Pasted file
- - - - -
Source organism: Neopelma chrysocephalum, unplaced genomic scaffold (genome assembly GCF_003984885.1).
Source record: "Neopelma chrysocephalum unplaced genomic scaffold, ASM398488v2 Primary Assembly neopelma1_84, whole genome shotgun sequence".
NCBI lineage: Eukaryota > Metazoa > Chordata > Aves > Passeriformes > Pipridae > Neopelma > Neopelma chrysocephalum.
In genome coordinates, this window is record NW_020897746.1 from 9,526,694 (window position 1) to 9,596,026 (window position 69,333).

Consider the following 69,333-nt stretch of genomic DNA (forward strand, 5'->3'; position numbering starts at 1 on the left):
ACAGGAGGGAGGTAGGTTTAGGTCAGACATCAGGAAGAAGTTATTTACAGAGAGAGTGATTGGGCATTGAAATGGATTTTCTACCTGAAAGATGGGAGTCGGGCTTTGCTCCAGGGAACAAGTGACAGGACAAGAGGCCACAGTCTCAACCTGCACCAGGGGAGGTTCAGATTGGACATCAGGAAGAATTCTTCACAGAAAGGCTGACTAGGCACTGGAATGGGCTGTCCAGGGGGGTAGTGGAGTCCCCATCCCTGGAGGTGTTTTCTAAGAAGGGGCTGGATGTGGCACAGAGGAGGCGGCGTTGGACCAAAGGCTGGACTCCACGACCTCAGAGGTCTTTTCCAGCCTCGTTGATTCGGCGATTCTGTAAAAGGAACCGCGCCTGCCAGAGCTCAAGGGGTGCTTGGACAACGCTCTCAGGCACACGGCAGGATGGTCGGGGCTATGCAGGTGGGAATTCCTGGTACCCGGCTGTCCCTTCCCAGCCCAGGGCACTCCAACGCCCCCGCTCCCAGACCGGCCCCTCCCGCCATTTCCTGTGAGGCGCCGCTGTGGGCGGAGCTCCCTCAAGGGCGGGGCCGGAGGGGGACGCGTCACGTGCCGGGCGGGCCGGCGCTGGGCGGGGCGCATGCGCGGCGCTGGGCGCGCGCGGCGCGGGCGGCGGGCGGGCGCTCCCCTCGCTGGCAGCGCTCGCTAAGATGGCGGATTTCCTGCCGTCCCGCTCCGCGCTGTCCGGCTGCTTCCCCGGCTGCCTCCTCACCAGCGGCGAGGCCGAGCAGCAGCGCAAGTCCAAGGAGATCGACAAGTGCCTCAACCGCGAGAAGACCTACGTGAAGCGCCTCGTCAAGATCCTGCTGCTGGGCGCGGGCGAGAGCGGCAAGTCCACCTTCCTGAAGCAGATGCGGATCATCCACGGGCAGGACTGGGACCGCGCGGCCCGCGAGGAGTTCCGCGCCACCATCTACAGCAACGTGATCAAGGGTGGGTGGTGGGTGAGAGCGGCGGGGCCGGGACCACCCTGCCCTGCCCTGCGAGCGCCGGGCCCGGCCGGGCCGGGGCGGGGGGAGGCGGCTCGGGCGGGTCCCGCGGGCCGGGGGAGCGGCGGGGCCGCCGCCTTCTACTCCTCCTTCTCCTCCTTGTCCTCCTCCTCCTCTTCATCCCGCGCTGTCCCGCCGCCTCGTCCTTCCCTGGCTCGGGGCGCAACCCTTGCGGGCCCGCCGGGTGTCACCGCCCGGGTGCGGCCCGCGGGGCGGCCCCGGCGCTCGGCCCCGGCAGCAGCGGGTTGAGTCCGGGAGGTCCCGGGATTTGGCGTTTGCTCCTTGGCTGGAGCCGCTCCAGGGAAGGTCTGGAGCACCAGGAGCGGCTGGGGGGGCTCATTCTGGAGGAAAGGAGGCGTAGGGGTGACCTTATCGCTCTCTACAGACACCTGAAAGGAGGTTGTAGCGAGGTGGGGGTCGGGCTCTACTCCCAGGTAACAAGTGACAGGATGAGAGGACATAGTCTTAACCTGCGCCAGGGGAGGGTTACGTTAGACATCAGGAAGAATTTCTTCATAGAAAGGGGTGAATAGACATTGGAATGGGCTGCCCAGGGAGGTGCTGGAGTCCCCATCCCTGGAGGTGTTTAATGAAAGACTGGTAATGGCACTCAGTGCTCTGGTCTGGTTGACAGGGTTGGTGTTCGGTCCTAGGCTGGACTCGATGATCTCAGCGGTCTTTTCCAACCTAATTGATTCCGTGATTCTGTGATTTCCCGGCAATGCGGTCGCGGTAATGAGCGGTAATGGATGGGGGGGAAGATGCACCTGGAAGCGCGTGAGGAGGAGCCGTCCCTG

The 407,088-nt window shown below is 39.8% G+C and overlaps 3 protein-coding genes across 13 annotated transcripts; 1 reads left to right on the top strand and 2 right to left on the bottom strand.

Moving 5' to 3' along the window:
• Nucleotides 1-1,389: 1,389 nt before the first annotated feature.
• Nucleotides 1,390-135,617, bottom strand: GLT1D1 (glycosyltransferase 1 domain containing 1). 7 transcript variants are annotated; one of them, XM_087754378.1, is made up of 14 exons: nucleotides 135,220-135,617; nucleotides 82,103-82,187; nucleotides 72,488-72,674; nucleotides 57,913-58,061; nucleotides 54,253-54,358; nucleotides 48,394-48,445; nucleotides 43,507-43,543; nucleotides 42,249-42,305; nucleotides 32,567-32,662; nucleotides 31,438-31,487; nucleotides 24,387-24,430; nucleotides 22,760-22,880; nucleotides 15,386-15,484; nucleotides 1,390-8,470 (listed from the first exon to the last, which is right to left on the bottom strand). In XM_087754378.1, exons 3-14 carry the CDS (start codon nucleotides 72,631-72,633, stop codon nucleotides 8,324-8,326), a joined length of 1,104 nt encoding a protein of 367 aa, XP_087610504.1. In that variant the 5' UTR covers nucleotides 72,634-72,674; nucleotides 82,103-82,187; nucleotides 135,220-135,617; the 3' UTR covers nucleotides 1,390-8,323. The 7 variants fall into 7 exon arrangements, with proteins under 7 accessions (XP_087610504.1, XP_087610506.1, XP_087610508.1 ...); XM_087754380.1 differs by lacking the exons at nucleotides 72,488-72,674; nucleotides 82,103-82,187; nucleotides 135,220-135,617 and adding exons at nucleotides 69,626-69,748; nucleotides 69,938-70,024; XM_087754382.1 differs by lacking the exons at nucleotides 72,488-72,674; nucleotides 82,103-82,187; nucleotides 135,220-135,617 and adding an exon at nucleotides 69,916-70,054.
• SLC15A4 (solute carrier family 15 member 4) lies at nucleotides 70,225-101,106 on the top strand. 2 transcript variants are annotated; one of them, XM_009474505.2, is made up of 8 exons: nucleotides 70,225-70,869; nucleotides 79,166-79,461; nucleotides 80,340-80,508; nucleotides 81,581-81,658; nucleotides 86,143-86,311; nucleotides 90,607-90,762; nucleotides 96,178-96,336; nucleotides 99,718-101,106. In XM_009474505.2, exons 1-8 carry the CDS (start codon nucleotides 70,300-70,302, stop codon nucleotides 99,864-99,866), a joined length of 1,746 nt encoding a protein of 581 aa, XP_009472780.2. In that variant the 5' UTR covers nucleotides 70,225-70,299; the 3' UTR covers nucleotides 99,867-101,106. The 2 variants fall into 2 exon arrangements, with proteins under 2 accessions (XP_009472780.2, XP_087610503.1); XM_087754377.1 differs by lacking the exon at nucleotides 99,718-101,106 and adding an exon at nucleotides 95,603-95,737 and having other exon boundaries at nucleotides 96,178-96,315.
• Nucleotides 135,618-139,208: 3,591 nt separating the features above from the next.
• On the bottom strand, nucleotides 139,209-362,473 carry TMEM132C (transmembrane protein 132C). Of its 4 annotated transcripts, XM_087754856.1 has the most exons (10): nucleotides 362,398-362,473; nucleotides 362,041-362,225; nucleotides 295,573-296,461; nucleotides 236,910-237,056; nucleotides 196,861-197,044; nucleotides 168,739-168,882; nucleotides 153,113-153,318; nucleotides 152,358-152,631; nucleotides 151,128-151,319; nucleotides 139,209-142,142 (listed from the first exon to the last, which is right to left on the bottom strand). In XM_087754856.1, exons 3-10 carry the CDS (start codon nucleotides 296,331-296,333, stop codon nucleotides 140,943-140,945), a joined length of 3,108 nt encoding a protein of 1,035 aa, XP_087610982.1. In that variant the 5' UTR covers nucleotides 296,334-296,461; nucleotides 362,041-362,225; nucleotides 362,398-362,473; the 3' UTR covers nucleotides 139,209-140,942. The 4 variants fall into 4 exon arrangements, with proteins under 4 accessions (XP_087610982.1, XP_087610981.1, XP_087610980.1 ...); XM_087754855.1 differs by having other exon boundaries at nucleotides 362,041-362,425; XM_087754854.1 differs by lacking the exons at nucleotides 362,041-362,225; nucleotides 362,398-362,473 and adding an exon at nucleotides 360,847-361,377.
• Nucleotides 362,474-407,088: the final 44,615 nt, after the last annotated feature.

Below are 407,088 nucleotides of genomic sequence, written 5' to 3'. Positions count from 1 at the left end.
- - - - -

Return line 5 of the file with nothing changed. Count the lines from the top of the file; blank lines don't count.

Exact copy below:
Consider the following 69,333-nt stretch of genomic DNA (forward strand, 5'->3'; position numbering starts at 1 on the left):